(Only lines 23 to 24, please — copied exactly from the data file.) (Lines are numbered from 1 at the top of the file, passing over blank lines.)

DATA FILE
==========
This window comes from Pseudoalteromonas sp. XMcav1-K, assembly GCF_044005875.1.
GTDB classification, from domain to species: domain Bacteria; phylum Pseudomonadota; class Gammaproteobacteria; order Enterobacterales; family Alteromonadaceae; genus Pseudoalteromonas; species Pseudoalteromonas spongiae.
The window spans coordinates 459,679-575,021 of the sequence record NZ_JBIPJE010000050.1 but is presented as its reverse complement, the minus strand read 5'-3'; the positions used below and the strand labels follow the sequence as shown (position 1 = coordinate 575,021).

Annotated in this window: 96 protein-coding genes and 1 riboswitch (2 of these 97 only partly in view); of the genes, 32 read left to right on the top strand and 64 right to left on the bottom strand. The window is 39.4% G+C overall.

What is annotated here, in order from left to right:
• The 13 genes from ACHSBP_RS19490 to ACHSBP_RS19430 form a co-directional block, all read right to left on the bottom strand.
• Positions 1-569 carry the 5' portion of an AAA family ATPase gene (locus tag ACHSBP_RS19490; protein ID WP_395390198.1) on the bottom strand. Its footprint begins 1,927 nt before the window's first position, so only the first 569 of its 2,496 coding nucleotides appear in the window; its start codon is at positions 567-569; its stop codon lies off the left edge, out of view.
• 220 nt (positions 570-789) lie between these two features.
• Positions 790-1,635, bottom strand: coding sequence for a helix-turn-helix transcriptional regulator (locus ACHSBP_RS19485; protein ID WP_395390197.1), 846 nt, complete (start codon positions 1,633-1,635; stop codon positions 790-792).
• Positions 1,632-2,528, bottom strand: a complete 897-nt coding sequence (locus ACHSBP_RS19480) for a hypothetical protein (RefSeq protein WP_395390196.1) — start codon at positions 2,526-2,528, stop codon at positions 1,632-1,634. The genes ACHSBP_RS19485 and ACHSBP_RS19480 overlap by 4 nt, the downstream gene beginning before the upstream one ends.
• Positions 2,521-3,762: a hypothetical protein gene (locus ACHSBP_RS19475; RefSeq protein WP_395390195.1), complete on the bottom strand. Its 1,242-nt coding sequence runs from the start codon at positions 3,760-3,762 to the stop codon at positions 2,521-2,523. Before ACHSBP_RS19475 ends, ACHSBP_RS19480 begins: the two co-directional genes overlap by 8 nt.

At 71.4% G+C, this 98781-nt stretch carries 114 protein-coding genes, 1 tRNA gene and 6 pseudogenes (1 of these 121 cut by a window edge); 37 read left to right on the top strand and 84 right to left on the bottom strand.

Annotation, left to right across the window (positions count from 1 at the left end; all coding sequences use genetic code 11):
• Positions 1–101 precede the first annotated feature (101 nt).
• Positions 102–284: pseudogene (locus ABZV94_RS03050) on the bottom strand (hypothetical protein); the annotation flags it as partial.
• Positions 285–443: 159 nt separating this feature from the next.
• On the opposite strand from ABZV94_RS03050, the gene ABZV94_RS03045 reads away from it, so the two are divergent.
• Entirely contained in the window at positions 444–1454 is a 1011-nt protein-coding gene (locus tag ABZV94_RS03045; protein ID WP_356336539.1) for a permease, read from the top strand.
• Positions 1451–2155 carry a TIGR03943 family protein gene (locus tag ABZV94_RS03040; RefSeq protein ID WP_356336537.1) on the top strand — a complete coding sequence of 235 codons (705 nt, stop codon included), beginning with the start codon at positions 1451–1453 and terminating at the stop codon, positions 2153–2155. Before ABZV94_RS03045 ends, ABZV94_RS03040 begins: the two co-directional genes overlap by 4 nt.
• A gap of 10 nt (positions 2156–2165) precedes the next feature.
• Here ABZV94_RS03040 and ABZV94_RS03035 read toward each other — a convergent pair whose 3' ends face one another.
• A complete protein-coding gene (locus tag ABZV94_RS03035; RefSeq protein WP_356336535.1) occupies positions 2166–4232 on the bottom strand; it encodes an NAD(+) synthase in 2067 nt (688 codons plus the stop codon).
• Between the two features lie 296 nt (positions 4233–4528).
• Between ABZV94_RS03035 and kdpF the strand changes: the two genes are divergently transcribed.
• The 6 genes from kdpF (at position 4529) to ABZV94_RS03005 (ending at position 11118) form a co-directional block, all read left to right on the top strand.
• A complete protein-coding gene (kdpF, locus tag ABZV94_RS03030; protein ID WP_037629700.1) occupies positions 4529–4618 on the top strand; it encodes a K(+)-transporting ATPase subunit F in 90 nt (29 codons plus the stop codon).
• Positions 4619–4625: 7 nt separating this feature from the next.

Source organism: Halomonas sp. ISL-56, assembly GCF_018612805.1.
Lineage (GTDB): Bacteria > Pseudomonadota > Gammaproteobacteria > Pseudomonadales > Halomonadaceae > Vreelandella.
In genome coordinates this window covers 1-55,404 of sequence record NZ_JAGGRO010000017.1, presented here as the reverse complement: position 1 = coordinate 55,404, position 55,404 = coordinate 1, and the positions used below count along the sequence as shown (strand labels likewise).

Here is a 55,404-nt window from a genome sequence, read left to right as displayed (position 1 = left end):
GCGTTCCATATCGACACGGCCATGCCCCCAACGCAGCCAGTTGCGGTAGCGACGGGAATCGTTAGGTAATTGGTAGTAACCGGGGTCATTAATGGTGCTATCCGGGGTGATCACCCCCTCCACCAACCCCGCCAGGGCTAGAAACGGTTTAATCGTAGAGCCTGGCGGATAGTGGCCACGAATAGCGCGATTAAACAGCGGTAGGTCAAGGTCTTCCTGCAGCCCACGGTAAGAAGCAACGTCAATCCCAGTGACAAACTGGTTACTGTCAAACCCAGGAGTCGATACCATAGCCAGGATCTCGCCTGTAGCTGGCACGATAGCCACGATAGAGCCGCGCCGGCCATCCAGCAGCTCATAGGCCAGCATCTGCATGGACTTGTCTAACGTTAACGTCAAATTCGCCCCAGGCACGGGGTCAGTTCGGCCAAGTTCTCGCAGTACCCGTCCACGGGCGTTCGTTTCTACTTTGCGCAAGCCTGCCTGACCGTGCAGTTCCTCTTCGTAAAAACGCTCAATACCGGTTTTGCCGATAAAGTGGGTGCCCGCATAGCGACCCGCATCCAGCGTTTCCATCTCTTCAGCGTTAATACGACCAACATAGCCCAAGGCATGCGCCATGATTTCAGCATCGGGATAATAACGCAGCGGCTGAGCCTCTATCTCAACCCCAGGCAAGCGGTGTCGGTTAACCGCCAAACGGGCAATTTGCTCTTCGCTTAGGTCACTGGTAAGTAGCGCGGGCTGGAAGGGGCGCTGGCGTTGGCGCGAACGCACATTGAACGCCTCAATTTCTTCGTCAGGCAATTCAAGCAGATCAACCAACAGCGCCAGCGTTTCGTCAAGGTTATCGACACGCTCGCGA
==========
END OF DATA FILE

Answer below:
• Between the two features lie 296 nt (positions 4233–4528).
• Between ABZV94_RS03035 and kdpF the strand changes: the two genes are divergently transcribed.